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Go Beyond the Standard with Customizable PXle Systems

March 5, 2024
Discover the power of PXI and PXIe systems in test and measurement. Explore how to harness these modular components and customization options to build tailored solutions.

What you’ll learn:

  • Benefits of customizing PXIe systems.
  • How system architecture customization can be a powerful tool for creating PXI and PXIe systems tailored to specific application requirements.
  • How to leverage modular components and customization options to design systems that are both cost-effective and highly effective for intended applications.

 

PCI eXtensions for Instrumentation (PXI) and PXI Express (PXIe) are open-standard test platforms that have been widely adopted by various industries, including aerospace, automotive, consumer electronics, process control, and industrial automation. These standards have evolved over the last two decades, benefiting from continuous innovation.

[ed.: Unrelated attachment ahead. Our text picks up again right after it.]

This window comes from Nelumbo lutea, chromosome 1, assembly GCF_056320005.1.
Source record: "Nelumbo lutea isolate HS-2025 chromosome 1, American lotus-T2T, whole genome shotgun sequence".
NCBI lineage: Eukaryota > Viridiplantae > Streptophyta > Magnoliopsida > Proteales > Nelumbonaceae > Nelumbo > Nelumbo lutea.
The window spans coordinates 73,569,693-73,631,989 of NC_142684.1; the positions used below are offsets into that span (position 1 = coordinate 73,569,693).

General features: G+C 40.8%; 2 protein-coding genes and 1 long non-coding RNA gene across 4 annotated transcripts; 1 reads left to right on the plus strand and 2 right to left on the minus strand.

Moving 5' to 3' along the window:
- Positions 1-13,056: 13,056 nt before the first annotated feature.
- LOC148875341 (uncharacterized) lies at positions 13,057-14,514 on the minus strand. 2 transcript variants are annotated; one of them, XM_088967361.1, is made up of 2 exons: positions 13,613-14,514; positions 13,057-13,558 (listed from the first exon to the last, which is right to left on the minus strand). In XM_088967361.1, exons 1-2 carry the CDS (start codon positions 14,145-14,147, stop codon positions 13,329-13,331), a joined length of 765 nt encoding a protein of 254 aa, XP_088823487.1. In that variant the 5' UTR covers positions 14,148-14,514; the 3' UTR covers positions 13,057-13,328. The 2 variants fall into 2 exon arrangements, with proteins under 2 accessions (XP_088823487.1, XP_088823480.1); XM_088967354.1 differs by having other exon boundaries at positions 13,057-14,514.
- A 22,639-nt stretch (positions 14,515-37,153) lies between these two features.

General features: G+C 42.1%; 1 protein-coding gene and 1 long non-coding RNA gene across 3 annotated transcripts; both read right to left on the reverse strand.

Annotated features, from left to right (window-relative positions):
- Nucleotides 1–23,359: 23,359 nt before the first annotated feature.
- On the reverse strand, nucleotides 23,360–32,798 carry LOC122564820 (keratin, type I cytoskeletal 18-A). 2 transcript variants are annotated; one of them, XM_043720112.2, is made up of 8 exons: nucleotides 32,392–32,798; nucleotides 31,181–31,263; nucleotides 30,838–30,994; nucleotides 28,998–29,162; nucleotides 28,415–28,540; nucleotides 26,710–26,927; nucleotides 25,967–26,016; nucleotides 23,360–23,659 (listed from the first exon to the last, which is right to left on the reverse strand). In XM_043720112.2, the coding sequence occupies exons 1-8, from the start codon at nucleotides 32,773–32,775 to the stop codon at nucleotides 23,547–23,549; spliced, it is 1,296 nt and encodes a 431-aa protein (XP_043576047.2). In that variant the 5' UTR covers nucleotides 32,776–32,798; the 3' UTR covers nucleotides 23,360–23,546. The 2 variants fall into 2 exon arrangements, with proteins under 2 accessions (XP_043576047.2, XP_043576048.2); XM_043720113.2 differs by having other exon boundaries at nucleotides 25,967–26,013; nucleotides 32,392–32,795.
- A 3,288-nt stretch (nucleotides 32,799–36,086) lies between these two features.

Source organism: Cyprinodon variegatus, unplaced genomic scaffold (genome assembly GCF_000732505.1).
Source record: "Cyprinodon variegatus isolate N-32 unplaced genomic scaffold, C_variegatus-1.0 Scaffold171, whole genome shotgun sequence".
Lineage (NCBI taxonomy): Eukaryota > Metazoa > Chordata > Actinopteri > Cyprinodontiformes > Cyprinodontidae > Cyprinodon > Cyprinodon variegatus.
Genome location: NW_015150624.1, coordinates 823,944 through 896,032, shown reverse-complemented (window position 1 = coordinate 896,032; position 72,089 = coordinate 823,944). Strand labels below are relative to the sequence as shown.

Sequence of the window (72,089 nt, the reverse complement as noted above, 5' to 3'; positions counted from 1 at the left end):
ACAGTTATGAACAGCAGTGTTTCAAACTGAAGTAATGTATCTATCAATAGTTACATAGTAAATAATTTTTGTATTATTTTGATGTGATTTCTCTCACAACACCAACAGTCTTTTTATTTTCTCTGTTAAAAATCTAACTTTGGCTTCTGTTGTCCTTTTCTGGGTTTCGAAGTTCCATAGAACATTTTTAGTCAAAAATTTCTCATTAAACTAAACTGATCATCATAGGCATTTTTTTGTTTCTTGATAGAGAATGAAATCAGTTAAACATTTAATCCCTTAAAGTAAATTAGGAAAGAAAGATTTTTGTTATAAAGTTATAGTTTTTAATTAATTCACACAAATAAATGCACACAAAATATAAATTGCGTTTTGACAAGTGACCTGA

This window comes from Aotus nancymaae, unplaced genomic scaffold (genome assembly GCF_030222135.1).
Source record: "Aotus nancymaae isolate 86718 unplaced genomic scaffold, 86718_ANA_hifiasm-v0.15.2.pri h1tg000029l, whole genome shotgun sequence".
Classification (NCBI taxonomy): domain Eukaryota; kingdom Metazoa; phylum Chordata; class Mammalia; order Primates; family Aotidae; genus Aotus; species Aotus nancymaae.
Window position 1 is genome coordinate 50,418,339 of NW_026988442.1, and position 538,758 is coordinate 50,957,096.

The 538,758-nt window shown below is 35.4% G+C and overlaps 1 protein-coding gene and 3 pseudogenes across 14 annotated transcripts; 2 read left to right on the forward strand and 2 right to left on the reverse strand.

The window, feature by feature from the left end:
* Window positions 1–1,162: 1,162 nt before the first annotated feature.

With access to modular components, test and measurement companies can leverage these standards in their proprietary solutions and avoid overextending on cost or time when it comes to developing test systems.

The hallmark of PXI and PXIe is their modularity. A PXI system consists of three key components: system controller, PXI chassis, and cPCI/PXI peripheral cards. The system controller is a physical card slotted in the side of the rack or a remote-controlled function. The chassis, a mechanical housing with up to 18 slots, features a backplane, power sources, cooling mechanisms, and space for the controller. Peripheral cards slot into the chassis and serve a variety of test and measurement functions.